I read Eats, Shoots and Leaves recently, and I realized that I was a punctuation nit-picker. I also realized that I really do prefer the Oxford comma.
Now, on to the biggest issue of the day. It’s something I see more and more often: the misuse of less and fewer. I see it in the newspaper all the time. Slashdot, digg and other web forums are notorious for misusing not only less and fewer but commas and other punctuation as well as grammar (“he don’t know nothing” *cringe*).
Here is a quick write-up from the Wiktionary:
The difference between less and fewer is that the former refers to an amount, while the latter refers to a numbered quantity of undivided items. Much confusion exists around these two terms, in part due to the fact that they share the same antonym: more.
Less is correctly used with:
- Things that can’t be counted, such as water or patience, as in “She has less patience than he does.”
- A number of units of continuous measurement, such as minutes, miles, kilograms, and the like, as in “he had to wait less than ten minutes,” “this coat cost less than ten dollars,” “he won by less than five percent of the vote,” and “he would settle for no less than 3.5 gallons of the highest-grade milk.” Although it is grammatically correct to use fewerless than 3 kilograms. in these cases the meaning changes to being fewer than that whole number and is only normally applicable to countable units, e.g. where sugar is sold in 1 kilogram packs and one limits a customer to fewer than 3 kilograms of sugar the implication is that only 2 kilograms might be purchased and 2.9 kilograms would be unacceptable despite being
- Money, although all currencies have a precise minimum denomination. For example one might correctly request goods costing less than 45 cents.
With things that can be counted, fewer is considered to be the correct form, though it is common in casual writing and speech to use less. While some people would correct the statements “less than 3,000 people attended the rally,” “there are less cars on the road today,” and “please try to ask less questions,” they are not atypical.
The use of less is one of the most frequently made errors, even among otherwise educated native speakers. As for instance Suzie Dent relates in Larpers and Shroomers: The Language Report, Oxford University Press, 2004, ISBN 0-19-861012-2,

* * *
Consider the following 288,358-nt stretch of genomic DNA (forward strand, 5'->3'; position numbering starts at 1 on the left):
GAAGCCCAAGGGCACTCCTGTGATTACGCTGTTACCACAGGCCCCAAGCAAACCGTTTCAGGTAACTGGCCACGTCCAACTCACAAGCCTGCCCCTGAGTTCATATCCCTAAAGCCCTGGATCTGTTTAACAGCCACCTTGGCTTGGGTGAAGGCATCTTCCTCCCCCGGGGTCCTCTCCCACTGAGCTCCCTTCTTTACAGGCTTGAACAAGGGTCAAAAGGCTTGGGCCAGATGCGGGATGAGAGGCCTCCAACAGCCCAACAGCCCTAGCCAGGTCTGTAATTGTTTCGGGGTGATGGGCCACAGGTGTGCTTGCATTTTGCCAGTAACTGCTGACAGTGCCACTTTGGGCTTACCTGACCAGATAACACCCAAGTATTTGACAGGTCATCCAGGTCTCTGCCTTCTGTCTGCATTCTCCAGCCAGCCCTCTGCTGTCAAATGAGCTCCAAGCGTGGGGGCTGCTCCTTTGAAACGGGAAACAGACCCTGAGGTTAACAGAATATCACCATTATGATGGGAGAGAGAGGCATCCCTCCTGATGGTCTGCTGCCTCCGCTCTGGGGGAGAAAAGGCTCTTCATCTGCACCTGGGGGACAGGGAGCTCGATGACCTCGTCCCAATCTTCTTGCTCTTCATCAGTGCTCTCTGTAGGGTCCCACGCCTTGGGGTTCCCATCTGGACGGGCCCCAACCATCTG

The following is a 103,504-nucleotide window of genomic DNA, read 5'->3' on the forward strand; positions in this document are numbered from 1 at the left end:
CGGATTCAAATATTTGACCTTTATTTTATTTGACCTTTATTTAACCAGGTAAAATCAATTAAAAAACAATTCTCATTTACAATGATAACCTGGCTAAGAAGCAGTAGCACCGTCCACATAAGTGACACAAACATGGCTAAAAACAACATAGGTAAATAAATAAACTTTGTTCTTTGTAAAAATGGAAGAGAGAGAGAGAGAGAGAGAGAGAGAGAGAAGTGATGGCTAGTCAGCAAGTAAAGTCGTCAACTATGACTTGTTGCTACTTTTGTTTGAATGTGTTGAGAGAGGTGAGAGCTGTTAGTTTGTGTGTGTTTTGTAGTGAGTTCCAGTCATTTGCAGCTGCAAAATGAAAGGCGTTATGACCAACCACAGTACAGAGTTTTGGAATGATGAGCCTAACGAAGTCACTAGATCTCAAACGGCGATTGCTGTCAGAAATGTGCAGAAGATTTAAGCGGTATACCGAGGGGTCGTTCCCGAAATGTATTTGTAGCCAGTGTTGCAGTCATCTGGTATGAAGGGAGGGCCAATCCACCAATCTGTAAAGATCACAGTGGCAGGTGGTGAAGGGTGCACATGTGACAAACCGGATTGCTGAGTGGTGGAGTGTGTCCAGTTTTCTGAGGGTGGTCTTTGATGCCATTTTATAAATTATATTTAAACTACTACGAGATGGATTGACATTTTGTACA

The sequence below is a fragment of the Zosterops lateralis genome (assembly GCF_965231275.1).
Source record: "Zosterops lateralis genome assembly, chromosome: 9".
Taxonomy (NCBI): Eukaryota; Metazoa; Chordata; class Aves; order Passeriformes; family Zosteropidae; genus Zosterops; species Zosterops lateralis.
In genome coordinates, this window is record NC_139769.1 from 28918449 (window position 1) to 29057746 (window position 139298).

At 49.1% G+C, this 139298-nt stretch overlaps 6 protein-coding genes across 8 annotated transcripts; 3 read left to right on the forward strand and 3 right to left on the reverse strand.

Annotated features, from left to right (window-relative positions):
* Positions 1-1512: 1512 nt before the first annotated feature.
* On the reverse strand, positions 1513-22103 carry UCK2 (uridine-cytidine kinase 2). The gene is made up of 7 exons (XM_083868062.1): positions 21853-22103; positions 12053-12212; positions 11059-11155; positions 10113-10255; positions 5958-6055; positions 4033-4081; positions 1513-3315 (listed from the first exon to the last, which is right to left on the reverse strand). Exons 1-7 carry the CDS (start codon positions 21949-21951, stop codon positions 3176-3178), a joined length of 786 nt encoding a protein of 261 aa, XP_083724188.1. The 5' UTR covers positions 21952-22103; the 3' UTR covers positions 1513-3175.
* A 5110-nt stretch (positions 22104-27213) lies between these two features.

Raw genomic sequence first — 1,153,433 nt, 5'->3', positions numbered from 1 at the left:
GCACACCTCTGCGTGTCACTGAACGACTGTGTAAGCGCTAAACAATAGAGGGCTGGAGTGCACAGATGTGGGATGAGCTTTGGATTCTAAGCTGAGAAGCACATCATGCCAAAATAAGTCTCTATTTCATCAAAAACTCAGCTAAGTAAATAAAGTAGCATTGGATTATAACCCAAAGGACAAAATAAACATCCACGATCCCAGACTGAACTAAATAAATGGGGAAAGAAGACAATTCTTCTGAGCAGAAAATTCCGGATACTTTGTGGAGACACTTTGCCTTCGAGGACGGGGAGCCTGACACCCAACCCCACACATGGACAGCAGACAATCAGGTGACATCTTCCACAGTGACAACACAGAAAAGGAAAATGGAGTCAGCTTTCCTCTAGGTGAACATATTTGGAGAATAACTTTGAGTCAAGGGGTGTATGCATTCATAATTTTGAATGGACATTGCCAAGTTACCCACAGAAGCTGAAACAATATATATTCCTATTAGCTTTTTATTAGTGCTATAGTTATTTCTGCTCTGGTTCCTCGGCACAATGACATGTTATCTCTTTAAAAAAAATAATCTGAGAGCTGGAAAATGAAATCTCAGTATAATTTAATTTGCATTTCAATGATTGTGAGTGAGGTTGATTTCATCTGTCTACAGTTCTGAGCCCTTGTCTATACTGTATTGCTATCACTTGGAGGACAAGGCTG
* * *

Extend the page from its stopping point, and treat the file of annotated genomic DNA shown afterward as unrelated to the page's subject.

- When the Education Secretary Charles Clarke spoke of ‘less people’ on the Today programme when speaking of raising the standard of communication skills among British schoolchildren, the phone lines of Radio 4 lit up. Clarke came under attack not for his government’s policies, but for his use of ‘less’ rather than ‘fewer’ when referring to a plural noun. What hope for school standards, the programme listeners complained …
It is common to find less incorrectly applied to countable items in some commercial settings, e.g. a queue marked 10 items or less at a supermarket chain.
This makes me cringe every time I hear it. It is permeating our culture and changing language so people who misuse it sound like the norm.
I needed to write about this, as I see it happening more and more every day. I listen to NPR and sometimes they make this irritating error. It makes people sound like they are stupid when they misuse the language. I found this glaring error in Sunday’s paper (Saginaw News) from a national columnist. Granted, it was on the editorial page, but since this person was a professional writer you’d think they’d know the difference.
I guess I tend to discount somebody’s ideas when they make major errors in their grammar. I figure, if they can’t use the language correctly, then how correct is their thinking?
Maybe I’m wrong. Maybe the English language (most specifically American English) is and should be changed to make things easier. I, for one, will not bow that easily.
PS: jkhuggins, thank you for correcting my use of “for all intensive purposes” to “for all intents and purposes”. We need more nit-picky people who are willing to correct others and not feel any shame.